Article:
The bank argues that the letter contains no false statements of material fact, as opposed to opinion, on which Peterson could reasonably rely, and that even if some statements in the letter are inaccurate, Peterson knew of the inaccuracy at the time it changed its credit terms and shipped its product to Zip. Peterson counter-argues that the statement that the loan would be used for "working capital" was false, since Zip used about $65,000 of the loan to complete payment for the purchase of the stock retained by a former owner of Zip.1 That use, Peterson says, does not constitute "working capital." At no point, however, does Peterson argue that Peterson itself did not know of inaccuracies in the bank's statements. To the contrary, Peterson's credit officer candidly stated he knew at the time Zip received the loan that the loan money would be used to satisfy the former owner's judgment.2 At that point, not even the bank knew for certain that Zip used the loan money, in violation of the loan agreement, to purchase the stock. Moreover, by December 13, 1974, two weeks before the change in credit terms, and a month before the final loads were shipped, Zip informed the credit officer that any payment to Peterson would come from new receivables because Zip's bank account, including the new loan, was depleted.3 Thus, Peterson knew well in advance of its decisions that the "working capital" no longer existed.


It is long settled that under Illinois law "(w)here it appears that a person charging misrepresentation has actually investigated and received information from his own sources (rebutting the misrepresentation), as here, he is not in a position to claim he was deceived." Hayes v. Disque, 401 Ill. 479, 488, 82 N.E.2d 350, 355 (1948). A person charging fraud "may not close his eyes to obvious facts, enter into a transaction and then charge he was deceived by the words of the other party." Costello, supra, 348 N.E.2d at 257. The uncontradicted evidence shows that if the $150,000 loan was used for some purpose other than as "working capital,"4 Peterson through its own resources knew that fact. Peterson cannot claim the letter's inaccuracy in that regard confers responsibility on the bank for Peterson's loss. The company had ample first-hand information from which it perceived the true use Zip made of the loan.


Since the accuracy of the rest of the letter cannot be in dispute,5 Peterson would have had to rely on the statements therein expressing the bank's confidence in Zip's continued viability. And, in fact, Peterson's own credit officer testified that when Zip finally paid off pre-existing debts it owed Peterson, he relied on that part of the letter expressing the bank's views on Zip's future.6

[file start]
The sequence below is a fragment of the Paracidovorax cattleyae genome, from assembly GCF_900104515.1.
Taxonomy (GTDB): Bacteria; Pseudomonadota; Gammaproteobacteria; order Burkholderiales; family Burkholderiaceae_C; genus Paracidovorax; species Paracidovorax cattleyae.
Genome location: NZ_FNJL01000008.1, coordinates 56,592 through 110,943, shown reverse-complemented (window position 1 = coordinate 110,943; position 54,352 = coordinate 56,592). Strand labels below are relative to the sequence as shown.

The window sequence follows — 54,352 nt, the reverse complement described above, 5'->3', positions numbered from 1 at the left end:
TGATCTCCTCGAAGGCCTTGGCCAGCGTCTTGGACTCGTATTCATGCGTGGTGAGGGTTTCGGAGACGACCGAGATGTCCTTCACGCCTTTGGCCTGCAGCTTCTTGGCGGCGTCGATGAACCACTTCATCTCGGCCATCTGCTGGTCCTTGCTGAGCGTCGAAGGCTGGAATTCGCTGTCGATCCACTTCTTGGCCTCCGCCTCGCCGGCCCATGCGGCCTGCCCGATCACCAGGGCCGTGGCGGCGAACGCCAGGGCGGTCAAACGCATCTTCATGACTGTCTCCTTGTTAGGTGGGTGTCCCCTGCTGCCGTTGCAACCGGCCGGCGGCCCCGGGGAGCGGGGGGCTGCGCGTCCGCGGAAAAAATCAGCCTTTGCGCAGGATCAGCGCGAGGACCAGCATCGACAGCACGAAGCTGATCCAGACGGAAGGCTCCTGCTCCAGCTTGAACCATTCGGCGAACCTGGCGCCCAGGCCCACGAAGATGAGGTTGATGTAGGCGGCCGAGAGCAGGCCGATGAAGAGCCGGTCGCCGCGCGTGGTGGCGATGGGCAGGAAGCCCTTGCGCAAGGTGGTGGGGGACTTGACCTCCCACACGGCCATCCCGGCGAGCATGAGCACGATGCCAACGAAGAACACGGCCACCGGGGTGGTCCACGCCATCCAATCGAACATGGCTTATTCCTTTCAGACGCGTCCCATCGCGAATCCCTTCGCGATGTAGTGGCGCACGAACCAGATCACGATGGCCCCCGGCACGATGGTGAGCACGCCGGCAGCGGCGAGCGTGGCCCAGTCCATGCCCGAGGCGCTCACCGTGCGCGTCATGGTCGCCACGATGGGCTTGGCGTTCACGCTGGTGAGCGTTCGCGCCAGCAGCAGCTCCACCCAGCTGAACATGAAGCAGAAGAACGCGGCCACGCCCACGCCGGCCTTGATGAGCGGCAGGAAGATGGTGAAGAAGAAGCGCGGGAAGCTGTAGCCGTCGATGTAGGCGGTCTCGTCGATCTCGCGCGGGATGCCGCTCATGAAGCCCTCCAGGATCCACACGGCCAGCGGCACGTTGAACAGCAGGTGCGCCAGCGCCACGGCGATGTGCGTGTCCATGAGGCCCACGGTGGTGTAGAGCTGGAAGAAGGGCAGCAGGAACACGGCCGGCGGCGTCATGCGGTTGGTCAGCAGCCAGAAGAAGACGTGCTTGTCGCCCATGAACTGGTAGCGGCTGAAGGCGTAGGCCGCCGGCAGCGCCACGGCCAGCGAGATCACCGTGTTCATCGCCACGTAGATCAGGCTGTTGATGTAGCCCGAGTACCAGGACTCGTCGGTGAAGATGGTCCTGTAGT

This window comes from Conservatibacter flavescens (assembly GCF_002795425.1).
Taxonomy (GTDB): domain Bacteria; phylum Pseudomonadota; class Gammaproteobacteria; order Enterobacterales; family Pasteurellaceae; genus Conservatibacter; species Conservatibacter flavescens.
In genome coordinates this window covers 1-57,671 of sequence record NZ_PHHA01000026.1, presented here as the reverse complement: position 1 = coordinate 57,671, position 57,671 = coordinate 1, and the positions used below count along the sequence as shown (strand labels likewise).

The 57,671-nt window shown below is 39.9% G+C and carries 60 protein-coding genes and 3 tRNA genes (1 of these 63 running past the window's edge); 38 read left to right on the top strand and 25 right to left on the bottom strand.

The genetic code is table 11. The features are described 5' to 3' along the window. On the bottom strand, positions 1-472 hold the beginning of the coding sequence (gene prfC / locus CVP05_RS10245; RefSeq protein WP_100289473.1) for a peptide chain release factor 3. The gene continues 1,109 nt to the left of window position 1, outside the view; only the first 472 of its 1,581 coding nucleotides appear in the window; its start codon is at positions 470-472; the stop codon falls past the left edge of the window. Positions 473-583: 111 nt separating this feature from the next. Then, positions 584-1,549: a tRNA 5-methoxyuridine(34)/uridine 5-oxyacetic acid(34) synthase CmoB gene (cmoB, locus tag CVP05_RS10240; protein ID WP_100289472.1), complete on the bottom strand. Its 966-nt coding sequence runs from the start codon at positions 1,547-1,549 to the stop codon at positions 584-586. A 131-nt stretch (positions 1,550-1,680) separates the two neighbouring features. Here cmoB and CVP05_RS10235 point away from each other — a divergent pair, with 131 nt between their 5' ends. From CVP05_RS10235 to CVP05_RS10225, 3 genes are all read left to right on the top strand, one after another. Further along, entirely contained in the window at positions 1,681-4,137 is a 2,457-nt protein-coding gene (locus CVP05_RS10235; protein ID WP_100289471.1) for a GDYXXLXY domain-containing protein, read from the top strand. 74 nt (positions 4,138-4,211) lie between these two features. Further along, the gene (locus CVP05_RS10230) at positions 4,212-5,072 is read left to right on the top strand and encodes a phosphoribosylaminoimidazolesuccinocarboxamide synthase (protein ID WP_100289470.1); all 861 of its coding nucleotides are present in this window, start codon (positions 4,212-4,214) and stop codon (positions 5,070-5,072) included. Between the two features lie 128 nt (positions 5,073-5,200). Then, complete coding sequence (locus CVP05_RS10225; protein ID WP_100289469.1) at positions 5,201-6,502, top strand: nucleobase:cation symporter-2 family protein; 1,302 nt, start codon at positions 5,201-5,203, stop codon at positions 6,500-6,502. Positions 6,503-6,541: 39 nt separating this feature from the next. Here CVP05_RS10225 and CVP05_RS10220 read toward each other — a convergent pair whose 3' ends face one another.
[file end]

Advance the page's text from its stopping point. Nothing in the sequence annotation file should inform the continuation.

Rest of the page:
The fact that Peterson's credit officer relied on the Opinions of the bank, and not on the bank's assertions of material fact, brings into play another settled principle of Illinois law, namely that a "statement which is merely an expression of opinion or which relates to future or contingent events, expectations or probabilities, rather than to pre-existent or present facts, ordinarily does not constitute an actionable misrepresentation." Metropolitan Bank and Trust Co. v. Oliver, 4 Ill.App.3d 975, 987, 283 N.E.2d 62, 64 (1972). The exceptions that Illinois recognizes to this rule have no application here. One such exception arises when the statement is a " false promise or representation of future conduct." Id. citing Carroll v. First National Bank of Lincolnwood, 413 F.2d 353 (7th Cir. 1969), Cert. denied, 396 U.S. 1003, 90 S.Ct. 552, 24 L.Ed.2d 494 (1970). Here, the bank made no promises, nor did it make any representations whatever about Zip's or its own conduct; the bank merely stated its opinion as to Zip's overall condition and prospects. Another possible exception to the general rule, See Parker v. Arthur Murray, Inc., 10 Ill.App.3d 1000, 295 N.E.2d 487 (1973), and Costello, supra, focuses on the circumstances surrounding the representation in order to determine the reasonableness of the plaintiff's reliance on the opinion, e. g., ease of access to outside information regarding facts or opinions represented. Costello, supra, and the relative sophistication of the parties, Parker, supra, and Citizens Savings and Loan Association v. Fischer, 67 Ill.App.2d 315, 214 N.E.2d 612 (1966), are factors the Illinois courts have considered. Here, Peterson had a great deal of first-hand information, independent of the bank's letter, on which it could evaluate for itself Zip's viability. Moreover, all the parties concerned were experienced business people. Utilizing its business expertise, and on the basis of all its information, Peterson made a choice to continue to deal with Zip. The choice, as it developed, was a bad one. But there is nothing in the events of this case indicating that special circumstances exist to justify Peterson's reliance on the bank's letter to the exclusion of its own information sources.